The Dutch government must invest €60,000,000 annually in the Brainport Region.
That’s to maintain the area’s global position as a knowledge and innovation hub. The region must also be designated as a ‘Key Project’. That’s the essence of a letter that Brainport Eindhoven presented to the Parliamentary Committee of the Ministry of Economic Affairs and Climate.
The letter was also presented to informateur Tjeenk Willink and the parliamentary party chairmen of the Lower House.
The €60 million should be invested in new innovations in which technology is developed that can contribute to solving social issues. These include the development of a new generation of batteries, developments in 3D printing and programmes to train technical talent.
Moreover, according to Brainport the region deserves the name of Key Project, which means that the state must invest extra in upscaling. The expectation is that 70,000 jobs will be created in the region in the coming years. In addition, more than 60,000 homes need to be built and the pressure on the area’s accessibility is increasing.
Many other cities and regions in the Netherlands had previously received support from the government through Key Projects. According to Brainport, these figures and the importance of the area to the Netherlands justify ‘strong incentives’. In addition to investing in Brainport, The State must also invest in other innovation ecosystems in the country.
“Brainport is a proven success, and we must embed this approach more deeply as well as expand it in the Netherlands,” Brainport Foundation chairman and Mayor of Eindhoven, John Jorritsma, says. “The structural support of Brainport by the state is important for the coming years and for maintaining prosperity in the future”.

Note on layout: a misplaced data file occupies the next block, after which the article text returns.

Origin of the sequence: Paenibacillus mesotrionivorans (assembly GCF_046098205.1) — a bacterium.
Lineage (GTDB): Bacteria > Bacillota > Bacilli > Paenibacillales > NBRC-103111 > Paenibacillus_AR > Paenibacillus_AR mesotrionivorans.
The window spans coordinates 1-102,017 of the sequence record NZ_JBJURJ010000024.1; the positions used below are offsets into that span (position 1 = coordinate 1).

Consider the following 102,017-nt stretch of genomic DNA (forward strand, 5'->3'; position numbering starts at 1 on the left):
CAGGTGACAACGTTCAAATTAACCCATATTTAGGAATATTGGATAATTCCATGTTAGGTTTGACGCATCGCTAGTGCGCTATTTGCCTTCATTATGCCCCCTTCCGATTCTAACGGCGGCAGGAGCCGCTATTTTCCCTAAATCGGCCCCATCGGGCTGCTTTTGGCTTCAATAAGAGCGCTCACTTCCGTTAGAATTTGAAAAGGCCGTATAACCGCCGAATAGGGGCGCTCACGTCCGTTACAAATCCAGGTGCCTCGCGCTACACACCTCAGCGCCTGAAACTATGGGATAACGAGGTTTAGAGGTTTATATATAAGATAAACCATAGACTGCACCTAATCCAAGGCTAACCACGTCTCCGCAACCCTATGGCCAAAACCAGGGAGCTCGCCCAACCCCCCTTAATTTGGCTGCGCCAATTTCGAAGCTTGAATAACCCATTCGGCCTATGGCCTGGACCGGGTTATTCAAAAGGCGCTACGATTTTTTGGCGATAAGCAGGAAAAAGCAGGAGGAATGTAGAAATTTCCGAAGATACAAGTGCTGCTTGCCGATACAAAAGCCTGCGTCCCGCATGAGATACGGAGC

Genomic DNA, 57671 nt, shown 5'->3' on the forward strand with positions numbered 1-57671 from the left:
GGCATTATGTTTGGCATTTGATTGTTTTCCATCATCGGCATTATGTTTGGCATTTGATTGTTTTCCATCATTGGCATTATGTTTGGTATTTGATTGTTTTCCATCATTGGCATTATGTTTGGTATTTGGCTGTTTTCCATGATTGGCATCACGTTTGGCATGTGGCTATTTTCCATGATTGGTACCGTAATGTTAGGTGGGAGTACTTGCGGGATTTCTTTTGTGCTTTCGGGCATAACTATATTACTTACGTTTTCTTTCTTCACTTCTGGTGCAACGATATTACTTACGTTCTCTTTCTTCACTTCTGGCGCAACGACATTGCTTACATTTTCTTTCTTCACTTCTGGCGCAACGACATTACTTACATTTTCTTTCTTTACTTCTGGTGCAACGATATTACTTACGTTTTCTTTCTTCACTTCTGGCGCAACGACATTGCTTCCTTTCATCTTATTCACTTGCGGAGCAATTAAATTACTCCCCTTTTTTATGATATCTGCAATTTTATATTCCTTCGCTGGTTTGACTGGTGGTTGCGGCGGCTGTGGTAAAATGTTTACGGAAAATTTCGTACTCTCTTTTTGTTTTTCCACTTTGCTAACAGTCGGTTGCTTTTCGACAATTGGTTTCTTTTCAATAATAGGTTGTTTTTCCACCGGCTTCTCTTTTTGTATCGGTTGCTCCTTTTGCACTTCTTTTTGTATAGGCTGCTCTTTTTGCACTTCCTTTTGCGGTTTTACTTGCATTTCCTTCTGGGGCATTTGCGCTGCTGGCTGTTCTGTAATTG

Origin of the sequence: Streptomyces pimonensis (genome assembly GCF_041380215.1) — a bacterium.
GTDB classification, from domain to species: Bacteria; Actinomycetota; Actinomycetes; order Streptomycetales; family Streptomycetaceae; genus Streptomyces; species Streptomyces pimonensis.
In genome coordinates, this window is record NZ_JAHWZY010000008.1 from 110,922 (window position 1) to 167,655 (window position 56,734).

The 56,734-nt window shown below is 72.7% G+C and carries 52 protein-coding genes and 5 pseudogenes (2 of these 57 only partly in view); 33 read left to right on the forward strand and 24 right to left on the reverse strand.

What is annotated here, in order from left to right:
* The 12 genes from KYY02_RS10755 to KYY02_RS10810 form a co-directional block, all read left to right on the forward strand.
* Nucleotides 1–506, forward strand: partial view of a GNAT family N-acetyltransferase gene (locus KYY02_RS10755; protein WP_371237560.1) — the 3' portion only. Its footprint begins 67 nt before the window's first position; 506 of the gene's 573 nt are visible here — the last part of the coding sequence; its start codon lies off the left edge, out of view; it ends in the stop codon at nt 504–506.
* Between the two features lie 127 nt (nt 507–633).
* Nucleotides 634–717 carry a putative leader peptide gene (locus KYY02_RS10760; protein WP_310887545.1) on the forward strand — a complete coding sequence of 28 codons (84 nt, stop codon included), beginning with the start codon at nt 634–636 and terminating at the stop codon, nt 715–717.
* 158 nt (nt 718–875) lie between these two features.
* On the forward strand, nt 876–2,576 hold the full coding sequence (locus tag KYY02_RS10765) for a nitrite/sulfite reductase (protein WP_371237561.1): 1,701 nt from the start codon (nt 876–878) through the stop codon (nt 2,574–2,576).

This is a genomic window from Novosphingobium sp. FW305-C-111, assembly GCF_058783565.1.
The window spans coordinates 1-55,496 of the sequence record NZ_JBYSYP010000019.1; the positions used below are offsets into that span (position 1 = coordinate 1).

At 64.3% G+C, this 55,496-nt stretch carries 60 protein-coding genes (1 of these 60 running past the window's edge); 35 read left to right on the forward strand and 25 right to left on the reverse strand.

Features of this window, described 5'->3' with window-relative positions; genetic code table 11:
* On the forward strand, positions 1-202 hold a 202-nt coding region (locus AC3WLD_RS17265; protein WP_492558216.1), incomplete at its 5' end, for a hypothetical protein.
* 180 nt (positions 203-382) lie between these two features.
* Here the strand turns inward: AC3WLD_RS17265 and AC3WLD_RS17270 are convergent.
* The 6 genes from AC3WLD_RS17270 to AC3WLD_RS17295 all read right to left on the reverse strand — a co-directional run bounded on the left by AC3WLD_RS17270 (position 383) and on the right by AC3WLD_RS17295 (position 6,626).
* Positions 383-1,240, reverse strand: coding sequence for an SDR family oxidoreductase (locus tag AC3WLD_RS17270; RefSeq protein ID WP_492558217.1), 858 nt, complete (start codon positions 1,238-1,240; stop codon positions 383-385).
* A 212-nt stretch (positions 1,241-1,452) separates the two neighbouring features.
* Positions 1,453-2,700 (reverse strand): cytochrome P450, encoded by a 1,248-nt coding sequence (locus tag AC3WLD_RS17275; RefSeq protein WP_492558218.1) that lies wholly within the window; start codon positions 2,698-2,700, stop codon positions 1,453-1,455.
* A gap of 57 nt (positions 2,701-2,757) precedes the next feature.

Hans de Jong, Managing Director of Philips Nederland also argues for more financial resources for the region. “Maintaining broad prosperity requires growth, competitiveness and therefore investment in new key technologies and public-private innovation programmes. It’s also important to financially support a limited number of innovative ecosystems, including Brainport. This is how we lay the new foundations for the national earning power”.
“The successful cooperation with the state on the basis of the Brainport National Action Agenda has now been in place for several years and it’s time for new focuses. After all, the world around us isn’t standing still, a strong impulse in innovation is sorely needed, and the state must continue to invest in Brainport Eindhoven if we want to maintain and increase our contribution to transitions, activity, export and employment”, Brainport says.
‘The only raw material we have’
To add weight to its plea, Brainport gives a number of examples of striking success stories from the region. Such as the Lightyear solar car, Solid, which is developing iron powder as a sustainable fuel, and the development of photonic chips.
“It is therefore not without reason that the future innovation policy of the Dutch government is based on strengthening existing innovation ecosystems such as Brainport and establishing new ones”, TU/e chairman, Robert-Jan Smits, says. “Only in this way can we secure the future earning power of the Netherlands. Let’s not forget that with the closing of the gas tap, knowledge is the only raw material we have left”.
Translated by: Bob